As for what or “who” made up the Church I think we agree. I say it is the same then as it is now, its collective members. I don’t think it’s in defining the Church that you struggle but in trying to identify its manifestation throughout history. I don’t perceive the growth or history of the Church through the progression of theology but through the spread of the Gospel. What bound the Church together then is what binds it together today, the love of God in Christ Jesus.

“Well so much for shorter comments! Hahaha”

I thought this one was pretty reasonable until I got hold of it! (hehe)

”And just so you will know, I did in deed read the entire response to me. =) In fact I may have to print it out to better talk about each issue. As our wonderful friend Evol says, You are loved...and I add not only by God but by ME!!”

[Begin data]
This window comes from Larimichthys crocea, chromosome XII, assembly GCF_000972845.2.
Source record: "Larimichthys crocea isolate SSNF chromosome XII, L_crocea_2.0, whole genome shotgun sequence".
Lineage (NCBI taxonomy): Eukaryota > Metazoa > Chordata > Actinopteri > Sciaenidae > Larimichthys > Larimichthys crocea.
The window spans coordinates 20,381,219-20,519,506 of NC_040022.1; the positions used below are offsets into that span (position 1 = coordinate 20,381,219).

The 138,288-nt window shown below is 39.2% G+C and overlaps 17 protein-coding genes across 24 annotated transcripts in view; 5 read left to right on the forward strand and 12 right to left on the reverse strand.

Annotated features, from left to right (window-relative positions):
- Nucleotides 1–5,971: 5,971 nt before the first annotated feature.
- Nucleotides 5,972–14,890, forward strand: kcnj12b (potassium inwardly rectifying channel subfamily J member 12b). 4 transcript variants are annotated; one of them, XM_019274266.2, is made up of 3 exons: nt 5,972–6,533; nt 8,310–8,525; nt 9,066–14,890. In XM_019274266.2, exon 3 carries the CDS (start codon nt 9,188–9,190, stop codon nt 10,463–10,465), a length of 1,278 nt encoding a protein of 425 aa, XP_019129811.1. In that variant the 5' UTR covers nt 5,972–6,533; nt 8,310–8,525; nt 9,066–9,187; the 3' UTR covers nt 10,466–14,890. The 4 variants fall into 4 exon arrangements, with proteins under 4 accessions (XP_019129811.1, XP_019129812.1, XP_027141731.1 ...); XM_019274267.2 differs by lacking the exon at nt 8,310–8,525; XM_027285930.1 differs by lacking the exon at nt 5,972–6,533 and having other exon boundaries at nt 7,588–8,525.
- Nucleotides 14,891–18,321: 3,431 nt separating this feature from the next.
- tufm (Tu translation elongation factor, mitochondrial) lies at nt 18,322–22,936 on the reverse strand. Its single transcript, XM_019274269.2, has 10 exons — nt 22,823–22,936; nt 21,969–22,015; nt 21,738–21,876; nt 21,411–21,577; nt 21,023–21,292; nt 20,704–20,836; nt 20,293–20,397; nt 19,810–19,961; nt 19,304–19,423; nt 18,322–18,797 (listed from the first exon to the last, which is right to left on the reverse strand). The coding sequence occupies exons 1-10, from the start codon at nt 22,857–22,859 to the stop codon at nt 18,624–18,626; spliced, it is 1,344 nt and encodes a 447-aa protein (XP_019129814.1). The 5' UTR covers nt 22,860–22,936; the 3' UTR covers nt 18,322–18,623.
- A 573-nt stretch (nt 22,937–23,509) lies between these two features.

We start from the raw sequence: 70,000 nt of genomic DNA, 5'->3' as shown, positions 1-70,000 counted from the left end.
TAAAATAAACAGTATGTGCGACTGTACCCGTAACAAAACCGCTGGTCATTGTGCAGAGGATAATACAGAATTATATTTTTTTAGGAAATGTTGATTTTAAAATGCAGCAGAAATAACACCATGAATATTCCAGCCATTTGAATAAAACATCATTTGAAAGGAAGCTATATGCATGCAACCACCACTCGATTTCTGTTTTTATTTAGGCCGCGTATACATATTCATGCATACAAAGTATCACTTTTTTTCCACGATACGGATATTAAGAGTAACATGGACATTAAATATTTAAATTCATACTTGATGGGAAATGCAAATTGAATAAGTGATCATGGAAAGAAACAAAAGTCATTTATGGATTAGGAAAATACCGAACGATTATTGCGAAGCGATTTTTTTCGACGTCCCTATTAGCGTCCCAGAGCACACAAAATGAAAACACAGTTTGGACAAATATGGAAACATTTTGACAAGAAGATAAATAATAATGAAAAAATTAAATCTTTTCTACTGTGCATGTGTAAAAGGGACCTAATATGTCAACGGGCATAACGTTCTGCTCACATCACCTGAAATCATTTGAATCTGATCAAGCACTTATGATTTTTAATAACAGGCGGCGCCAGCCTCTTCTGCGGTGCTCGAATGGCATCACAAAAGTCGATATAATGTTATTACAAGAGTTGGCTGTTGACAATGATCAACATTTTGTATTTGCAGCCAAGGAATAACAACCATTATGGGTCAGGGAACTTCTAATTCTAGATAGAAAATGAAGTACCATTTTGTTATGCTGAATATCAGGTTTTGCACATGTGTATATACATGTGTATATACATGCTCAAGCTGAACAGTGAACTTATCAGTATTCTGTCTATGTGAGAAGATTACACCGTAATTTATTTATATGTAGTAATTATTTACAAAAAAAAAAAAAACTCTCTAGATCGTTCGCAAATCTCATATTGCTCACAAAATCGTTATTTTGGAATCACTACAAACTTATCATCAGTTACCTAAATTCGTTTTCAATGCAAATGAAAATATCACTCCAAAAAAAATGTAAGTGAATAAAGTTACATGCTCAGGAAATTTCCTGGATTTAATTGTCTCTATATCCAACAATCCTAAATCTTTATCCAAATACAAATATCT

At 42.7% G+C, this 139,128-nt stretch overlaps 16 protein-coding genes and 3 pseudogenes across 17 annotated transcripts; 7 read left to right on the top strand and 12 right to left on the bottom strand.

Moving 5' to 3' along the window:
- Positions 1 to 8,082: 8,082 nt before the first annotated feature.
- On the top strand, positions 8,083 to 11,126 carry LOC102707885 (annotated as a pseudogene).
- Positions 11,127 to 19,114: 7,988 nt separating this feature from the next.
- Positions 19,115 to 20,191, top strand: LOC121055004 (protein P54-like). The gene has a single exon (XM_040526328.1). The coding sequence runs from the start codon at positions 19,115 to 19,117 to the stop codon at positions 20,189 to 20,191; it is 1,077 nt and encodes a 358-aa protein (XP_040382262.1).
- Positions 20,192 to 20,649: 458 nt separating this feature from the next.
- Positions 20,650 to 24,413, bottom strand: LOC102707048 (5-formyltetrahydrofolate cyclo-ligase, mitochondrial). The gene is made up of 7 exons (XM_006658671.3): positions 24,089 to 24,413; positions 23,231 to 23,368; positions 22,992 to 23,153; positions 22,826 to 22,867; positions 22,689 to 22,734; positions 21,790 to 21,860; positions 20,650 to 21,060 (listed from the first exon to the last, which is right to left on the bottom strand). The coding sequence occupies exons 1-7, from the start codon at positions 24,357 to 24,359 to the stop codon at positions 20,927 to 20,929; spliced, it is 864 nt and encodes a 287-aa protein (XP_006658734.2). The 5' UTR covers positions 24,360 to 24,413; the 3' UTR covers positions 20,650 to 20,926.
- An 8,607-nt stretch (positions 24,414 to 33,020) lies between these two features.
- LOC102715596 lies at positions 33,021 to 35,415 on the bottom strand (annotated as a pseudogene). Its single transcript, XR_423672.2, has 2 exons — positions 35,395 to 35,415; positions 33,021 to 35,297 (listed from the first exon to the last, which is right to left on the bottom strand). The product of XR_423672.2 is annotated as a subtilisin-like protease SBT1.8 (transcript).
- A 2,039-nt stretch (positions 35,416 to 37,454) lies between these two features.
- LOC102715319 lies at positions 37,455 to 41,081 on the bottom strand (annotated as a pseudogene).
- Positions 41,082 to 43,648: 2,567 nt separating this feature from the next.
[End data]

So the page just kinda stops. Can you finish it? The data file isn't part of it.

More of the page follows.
She is a most wonderful friend as are you my beloved brother. I know I am so blessed.

”Cheers. Until next time ;)”

And to you Fisherman! ;-)

10/23/2007 06:10:00 AM  
Blogger pecheur said...

AHHH YES. We actually are not in as much conflict as maybe either of us thought.

Here’s the rub. Constantine proposed to fuse the State to the Church but it was these 300 or so Bishops who presented themselves as the Church and subjected themselves as the Church to his authority. We could argue their motive but I would rather not judge. I suspect their motives are varied. The net effect was that Christians were no longer to be directly subject to Christ but to Rome and Christianity was no longer defined by the teachings of Christ and the Apostles but was defined as the religion of Rome. If these men had done as you propose and simply delivered their findings (preached in their pulpits) to the Church, then well and good, but this was not the case. They used the authority of the state in an effort to impose their theology on the Church.